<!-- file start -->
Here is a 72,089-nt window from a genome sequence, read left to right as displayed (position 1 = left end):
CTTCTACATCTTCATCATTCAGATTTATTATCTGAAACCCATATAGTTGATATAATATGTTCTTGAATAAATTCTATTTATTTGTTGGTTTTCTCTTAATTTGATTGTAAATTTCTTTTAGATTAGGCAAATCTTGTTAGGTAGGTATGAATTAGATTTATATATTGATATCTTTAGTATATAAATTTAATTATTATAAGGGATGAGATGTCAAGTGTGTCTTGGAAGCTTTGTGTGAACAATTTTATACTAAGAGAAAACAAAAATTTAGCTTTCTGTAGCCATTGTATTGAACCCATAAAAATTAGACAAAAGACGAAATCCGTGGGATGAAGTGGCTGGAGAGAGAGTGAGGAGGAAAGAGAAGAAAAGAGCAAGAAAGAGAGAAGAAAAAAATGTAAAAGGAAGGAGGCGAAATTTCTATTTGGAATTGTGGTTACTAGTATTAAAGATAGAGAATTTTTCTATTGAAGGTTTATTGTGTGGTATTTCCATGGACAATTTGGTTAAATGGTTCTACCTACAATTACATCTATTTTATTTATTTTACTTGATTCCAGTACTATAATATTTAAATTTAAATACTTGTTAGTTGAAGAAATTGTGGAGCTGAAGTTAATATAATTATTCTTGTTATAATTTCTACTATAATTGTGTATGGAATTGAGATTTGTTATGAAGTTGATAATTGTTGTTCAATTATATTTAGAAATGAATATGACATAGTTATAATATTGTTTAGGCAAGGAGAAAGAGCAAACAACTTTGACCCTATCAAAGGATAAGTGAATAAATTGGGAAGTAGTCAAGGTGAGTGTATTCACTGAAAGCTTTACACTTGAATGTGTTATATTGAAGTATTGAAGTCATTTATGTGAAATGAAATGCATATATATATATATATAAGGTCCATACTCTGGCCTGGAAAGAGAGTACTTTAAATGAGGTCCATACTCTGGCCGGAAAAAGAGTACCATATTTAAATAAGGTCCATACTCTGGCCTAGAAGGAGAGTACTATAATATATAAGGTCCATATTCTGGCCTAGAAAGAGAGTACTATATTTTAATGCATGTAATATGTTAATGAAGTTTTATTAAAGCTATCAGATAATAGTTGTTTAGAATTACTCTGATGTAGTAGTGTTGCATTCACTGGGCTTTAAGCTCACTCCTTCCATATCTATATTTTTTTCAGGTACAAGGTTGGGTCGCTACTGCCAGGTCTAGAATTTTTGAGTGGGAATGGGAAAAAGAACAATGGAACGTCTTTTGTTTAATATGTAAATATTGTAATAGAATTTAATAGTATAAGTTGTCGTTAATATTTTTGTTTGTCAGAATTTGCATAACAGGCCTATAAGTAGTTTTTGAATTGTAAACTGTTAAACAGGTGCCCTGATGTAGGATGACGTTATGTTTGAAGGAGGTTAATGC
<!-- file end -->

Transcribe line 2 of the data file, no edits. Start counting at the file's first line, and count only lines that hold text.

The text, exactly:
CTTCTACATCTTCATCATTCAGATTTATTATCTGAAACCCATATAGTTGATATAATATGTTCTTGAATAAATTCTATTTATTTGTTGGTTTTCTCTTAATTTGATTGTAAATTTCTTTTAGATTAGGCAAATCTTGTTAGGTAGGTATGAATTAGATTTATATATTGATATCTTTAGTATATAAATTTAATTATTATAAGGGATGAGATGTCAAGTGTGTCTTGGAAGCTTTGTGTGAACAATTTTATACTAAGAGAAAACAAAAATTTAGCTTTCTGTAGCCATTGTATTGAACCCATAAAAATTAGACAAAAGACGAAATCCGTGGGATGAAGTGGCTGGAGAGAGAGTGAGGAGGAAAGAGAAGAAAAGAGCAAGAAAGAGAGAAGAAAAAAATGTAAAAGGAAGGAGGCGAAATTTCTATTTGGAATTGTGGTTACTAGTATTAAAGATAGAGAATTTTTCTATTGAAGGTTTATTGTGTGGTATTTCCATGGACAATTTGGTTAAATGGTTCTACCTACAATTACATCTATTTTATTTATTTTACTTGATTCCAGTACTATAATATTTAAATTTAAATACTTGTTAGTTGAAGAAATTGTGGAGCTGAAGTTAATATAATTATTCTTGTTATAATTTCTACTATAATTGTGTATGGAATTGAGATTTGTTATGAAGTTGATAATTGTTGTTCAATTATATTTAGAAATGAATATGACATAGTTATAATATTGTTTAGGCAAGGAGAAAGAGCAAACAACTTTGACCCTATCAAAGGATAAGTGAATAAATTGGGAAGTAGTCAAGGTGAGTGTATTCACTGAAAGCTTTACACTTGAATGTGTTATATTGAAGTATTGAAGTCATTTATGTGAAATGAAATGCATATATATATATATATAAGGTCCATACTCTGGCCTGGAAAGAGAGTACTTTAAATGAGGTCCATACTCTGGCCGGAAAAAGAGTACCATATTTAAATAAGGTCCATACTCTGGCCTAGAAGGAGAGTACTATAATATATAAGGTCCATATTCTGGCCTAGAAAGAGAGTACTATATTTTAATGCATGTAATATGTTAATGAAGTTTTATTAAAGCTATCAGATAATAGTTGTTTAGAATTACTCTGATGTAGTAGTGTTGCATTCACTGGGCTTTAAGCTCACTCCTTCCATATCTATATTTTTTTCAGGTACAAGGTTGGGTCGCTACTGCCAGGTCTAGAATTTTTGAGTGGGAATGGGAAAAAGAACAATGGAACGTCTTTTGTTTAATATGTAAATATTGTAATAGAATTTAATAGTATAAGTTGTCGTTAATATTTTTGTTTGTCAGAATTTGCATAACAGGCCTATAAGTAGTTTTTGAATTGTAAACTGTTAAACAGGTGCCCTGATGTAGGATGACGTTATGTTTGAAGGAGGTTAATGC